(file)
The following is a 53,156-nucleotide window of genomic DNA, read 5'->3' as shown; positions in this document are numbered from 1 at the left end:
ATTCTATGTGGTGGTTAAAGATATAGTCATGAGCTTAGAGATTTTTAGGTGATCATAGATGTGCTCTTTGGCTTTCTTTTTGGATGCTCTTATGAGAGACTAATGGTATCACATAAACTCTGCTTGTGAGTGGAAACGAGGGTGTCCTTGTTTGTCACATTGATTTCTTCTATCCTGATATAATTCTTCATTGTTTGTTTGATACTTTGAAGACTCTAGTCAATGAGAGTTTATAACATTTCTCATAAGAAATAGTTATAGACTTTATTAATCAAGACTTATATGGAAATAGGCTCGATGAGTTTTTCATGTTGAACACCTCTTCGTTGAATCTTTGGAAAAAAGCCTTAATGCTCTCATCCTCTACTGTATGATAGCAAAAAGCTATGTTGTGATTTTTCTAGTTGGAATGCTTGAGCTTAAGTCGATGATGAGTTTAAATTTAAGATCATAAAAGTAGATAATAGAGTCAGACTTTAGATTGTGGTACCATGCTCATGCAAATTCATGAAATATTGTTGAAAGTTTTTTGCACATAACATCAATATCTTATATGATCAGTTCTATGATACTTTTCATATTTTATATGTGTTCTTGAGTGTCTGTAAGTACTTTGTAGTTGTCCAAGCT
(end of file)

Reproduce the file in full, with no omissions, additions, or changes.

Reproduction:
The following is a 53,156-nucleotide window of genomic DNA, read 5'->3' as shown; positions in this document are numbered from 1 at the left end:
ATTCTATGTGGTGGTTAAAGATATAGTCATGAGCTTAGAGATTTTTAGGTGATCATAGATGTGCTCTTTGGCTTTCTTTTTGGATGCTCTTATGAGAGACTAATGGTATCACATAAACTCTGCTTGTGAGTGGAAACGAGGGTGTCCTTGTTTGTCACATTGATTTCTTCTATCCTGATATAATTCTTCATTGTTTGTTTGATACTTTGAAGACTCTAGTCAATGAGAGTTTATAACATTTCTCATAAGAAATAGTTATAGACTTTATTAATCAAGACTTATATGGAAATAGGCTCGATGAGTTTTTCATGTTGAACACCTCTTCGTTGAATCTTTGGAAAAAAGCCTTAATGCTCTCATCCTCTACTGTATGATAGCAAAAAGCTATGTTGTGATTTTTCTAGTTGGAATGCTTGAGCTTAAGTCGATGATGAGTTTAAATTTAAGATCATAAAAGTAGATAATAGAGTCAGACTTTAGATTGTGGTACCATGCTCATGCAAATTCATGAAATATTGTTGAAAGTTTTTTGCACATAACATCAATATCTTATATGATCAGTTCTATGATACTTTTCATATTTTATATGTGTTCTTGAGTGTCTGTAAGTACTTTGTAGTTGTCCAAGCT